Zika is becoming a family matter. The Zika virus is spread primarily through the bite of an infected mosquito, but it can also be spread through sexual contact with an infected person. Sexual transmission of the virus has implications for couples who are pregnant or who are planning pregnancy.
Researchers have not yet established what the risk is of getting the infection through sexual contact with an infected person, but Zika infection in pregnancy is a concern. According to the Centers for Disease Control and Prevention (CDC), mounting evidence supports a link between viral infection in pregnant women and poor outcomes in their babies, such as microcephaly, a birth defect that is a sign that the baby’s brain is incompletely developed. Unfortunately, a vaccine is not available at this time but people can take steps to prevent contracting the virus.
Of those infected, one in five people will develop symptoms such as fever, rash, joint pain or conjunctivitis.
Here’s what the CDC recommends to prevent sexual transmission of the Zika virus: Couples with men who have confirmed Zika or symptoms of Zika should use condoms or not have sex for at least 6 months after symptoms begin. Couples with men who traveled to an area with Zika but did not develop symptoms should consider using condoms or not having sex for at least 8 weeks after their return. Symptoms of Zika include fever, rash, joint pain or red eyes.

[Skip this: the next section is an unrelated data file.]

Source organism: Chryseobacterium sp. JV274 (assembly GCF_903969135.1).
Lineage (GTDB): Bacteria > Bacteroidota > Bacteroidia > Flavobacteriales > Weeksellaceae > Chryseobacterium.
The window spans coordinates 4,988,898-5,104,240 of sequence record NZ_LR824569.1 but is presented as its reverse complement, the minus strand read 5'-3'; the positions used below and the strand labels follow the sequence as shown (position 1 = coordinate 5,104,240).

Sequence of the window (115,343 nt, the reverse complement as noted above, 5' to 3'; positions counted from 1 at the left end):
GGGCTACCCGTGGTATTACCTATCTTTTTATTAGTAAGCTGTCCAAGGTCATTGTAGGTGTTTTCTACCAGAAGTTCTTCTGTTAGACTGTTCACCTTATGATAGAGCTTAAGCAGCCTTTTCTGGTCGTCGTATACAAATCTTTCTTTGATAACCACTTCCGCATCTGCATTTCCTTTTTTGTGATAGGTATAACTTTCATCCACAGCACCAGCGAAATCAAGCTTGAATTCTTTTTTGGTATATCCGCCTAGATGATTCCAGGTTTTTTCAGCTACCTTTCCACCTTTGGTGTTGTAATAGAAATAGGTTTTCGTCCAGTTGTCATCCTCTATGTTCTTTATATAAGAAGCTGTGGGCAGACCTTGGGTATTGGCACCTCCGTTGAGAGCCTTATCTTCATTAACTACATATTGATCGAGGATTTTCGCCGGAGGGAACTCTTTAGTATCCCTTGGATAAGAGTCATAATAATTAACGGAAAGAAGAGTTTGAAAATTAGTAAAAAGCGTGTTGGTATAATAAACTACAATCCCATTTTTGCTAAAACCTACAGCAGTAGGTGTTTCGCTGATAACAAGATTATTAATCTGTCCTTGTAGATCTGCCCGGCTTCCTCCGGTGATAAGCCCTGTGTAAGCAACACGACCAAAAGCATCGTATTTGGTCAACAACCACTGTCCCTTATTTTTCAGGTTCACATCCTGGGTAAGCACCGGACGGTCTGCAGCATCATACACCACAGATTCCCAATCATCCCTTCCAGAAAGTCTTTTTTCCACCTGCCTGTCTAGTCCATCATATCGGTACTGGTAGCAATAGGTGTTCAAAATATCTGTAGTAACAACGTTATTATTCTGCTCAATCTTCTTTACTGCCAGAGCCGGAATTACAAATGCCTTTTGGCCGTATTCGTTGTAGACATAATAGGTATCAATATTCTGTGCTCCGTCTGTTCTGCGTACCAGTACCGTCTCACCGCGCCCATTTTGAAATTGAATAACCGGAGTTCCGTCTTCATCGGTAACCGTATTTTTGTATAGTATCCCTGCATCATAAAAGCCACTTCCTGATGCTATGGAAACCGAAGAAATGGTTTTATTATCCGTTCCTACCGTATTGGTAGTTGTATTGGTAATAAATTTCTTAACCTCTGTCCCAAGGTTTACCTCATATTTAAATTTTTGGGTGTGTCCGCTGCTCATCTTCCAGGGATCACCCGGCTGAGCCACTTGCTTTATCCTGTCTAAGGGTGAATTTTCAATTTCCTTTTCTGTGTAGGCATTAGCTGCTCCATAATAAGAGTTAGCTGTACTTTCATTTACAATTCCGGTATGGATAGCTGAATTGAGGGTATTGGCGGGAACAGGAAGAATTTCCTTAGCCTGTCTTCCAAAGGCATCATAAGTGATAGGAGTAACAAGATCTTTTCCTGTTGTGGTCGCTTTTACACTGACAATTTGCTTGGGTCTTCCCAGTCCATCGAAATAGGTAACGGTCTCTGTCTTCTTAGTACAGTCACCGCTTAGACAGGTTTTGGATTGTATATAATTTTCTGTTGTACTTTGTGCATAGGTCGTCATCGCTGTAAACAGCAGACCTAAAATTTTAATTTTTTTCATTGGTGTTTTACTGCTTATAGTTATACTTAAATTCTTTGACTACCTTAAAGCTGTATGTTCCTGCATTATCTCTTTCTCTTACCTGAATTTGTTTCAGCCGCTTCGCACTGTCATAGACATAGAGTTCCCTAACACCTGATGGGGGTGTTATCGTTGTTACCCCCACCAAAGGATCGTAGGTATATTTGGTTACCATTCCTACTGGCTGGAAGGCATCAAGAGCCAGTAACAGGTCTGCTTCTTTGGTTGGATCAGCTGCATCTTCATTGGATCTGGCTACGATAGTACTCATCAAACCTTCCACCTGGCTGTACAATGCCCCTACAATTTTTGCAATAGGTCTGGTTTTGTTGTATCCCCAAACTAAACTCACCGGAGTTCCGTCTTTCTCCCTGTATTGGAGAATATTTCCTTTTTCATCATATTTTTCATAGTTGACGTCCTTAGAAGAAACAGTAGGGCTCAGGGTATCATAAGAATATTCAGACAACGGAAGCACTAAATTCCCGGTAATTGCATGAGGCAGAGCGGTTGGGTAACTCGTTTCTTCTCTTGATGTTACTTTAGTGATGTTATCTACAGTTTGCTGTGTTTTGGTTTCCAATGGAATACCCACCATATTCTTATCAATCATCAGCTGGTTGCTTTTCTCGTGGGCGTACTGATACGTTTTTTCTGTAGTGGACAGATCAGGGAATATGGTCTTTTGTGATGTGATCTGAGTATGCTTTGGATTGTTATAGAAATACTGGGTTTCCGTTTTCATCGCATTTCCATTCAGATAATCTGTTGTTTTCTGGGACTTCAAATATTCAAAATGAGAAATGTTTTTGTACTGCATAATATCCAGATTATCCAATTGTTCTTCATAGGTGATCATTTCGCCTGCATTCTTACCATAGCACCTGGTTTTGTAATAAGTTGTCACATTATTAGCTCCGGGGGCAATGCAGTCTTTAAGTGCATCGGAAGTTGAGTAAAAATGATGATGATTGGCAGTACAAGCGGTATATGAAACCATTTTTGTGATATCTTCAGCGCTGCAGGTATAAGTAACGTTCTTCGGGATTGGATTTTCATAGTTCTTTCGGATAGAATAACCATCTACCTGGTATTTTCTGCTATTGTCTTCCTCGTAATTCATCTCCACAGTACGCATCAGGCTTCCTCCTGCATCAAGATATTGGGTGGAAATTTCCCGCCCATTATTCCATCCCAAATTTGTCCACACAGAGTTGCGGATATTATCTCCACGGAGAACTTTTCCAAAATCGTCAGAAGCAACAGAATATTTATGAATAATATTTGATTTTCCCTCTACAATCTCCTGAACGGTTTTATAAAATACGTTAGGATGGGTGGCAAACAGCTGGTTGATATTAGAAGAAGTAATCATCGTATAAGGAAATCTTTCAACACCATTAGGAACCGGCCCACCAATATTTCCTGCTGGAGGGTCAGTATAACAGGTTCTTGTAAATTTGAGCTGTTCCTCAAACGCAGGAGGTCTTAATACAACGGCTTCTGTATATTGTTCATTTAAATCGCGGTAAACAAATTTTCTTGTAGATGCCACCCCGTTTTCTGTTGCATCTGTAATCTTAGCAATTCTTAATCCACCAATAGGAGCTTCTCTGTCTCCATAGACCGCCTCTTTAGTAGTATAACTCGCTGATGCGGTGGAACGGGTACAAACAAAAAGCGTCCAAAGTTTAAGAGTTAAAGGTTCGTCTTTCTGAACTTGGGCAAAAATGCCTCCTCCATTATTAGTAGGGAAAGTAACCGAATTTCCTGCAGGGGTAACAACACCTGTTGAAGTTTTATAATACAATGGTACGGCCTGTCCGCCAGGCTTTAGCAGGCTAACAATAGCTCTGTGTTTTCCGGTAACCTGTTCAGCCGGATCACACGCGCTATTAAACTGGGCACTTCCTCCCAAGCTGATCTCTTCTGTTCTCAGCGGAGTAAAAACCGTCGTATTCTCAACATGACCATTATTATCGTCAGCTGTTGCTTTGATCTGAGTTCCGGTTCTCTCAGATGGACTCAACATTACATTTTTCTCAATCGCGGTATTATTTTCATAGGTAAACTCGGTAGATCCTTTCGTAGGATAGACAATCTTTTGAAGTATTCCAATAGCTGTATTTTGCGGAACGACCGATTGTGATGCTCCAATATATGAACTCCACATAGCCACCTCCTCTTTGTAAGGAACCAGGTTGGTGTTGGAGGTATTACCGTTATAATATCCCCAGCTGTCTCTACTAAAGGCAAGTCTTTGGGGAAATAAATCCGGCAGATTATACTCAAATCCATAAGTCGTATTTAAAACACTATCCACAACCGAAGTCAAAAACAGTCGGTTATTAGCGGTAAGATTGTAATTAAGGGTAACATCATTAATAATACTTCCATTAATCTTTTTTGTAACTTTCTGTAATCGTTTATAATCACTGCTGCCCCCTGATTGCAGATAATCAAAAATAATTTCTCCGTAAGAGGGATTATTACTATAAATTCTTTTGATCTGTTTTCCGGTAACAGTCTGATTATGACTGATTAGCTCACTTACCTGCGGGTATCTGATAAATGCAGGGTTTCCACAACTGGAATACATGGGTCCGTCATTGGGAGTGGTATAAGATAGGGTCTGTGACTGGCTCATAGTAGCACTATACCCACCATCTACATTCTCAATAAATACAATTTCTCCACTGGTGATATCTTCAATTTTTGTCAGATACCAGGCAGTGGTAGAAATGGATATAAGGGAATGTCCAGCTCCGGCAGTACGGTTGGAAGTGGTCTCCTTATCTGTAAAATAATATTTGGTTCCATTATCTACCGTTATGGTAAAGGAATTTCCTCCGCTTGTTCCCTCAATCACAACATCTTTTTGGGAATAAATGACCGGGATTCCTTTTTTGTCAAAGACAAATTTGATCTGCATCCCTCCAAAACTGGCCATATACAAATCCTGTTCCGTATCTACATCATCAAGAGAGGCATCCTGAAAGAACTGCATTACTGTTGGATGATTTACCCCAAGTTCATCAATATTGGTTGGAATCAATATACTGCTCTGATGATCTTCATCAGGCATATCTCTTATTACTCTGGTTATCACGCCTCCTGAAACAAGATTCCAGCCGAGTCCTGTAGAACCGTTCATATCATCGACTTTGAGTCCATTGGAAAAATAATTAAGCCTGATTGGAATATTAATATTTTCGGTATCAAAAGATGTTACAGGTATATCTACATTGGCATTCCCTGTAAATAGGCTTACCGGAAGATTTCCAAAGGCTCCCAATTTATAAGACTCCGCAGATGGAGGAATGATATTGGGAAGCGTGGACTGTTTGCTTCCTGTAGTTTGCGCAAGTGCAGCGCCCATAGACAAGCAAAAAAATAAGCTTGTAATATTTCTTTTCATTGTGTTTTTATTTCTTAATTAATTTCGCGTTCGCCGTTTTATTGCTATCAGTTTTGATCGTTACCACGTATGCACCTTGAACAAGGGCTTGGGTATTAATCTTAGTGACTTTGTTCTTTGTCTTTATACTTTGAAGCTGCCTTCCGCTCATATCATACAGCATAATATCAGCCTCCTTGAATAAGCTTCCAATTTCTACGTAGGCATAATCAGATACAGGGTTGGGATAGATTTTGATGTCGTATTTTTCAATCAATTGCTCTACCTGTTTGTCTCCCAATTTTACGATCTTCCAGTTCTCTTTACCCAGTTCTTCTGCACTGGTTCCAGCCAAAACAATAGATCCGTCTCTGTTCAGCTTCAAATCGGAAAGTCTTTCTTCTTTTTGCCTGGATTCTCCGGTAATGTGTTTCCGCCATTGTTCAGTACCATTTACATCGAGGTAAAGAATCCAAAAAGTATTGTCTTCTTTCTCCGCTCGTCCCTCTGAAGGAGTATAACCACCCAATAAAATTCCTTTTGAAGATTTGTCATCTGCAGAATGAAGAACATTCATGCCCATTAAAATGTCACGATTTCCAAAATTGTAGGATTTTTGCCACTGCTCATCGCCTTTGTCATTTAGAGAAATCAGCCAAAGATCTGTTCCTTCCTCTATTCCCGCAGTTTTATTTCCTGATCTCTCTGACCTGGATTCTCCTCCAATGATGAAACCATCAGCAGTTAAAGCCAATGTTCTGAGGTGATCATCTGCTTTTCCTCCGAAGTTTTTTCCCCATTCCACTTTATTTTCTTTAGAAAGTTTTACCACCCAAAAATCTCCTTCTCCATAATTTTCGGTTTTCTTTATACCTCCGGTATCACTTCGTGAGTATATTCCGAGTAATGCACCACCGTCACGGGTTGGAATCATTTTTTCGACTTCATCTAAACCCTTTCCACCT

Women planning pregnancy or who are pregnant should take added protection against Zika infection. Women with the Zika virus are recommended to wait at least 8 weeks after their symptoms first appeared before trying to get pregnant. Men should wait at least 6 months after their symptoms first appeared to have unprotected sex. It is very important to discuss pregnancy planning with your physician.
Women who are pregnant and at risk for Zika infection should also consult with their health care providers. Pregnant women should not travel to areas with Zika. If travel is necessary or women live in an area with Zika, they should strictly follow steps to prevent mosquito bites and to prevent sexual transmission of the virus, according to the CDC. Additional prevention recommendations and other important information can be found here.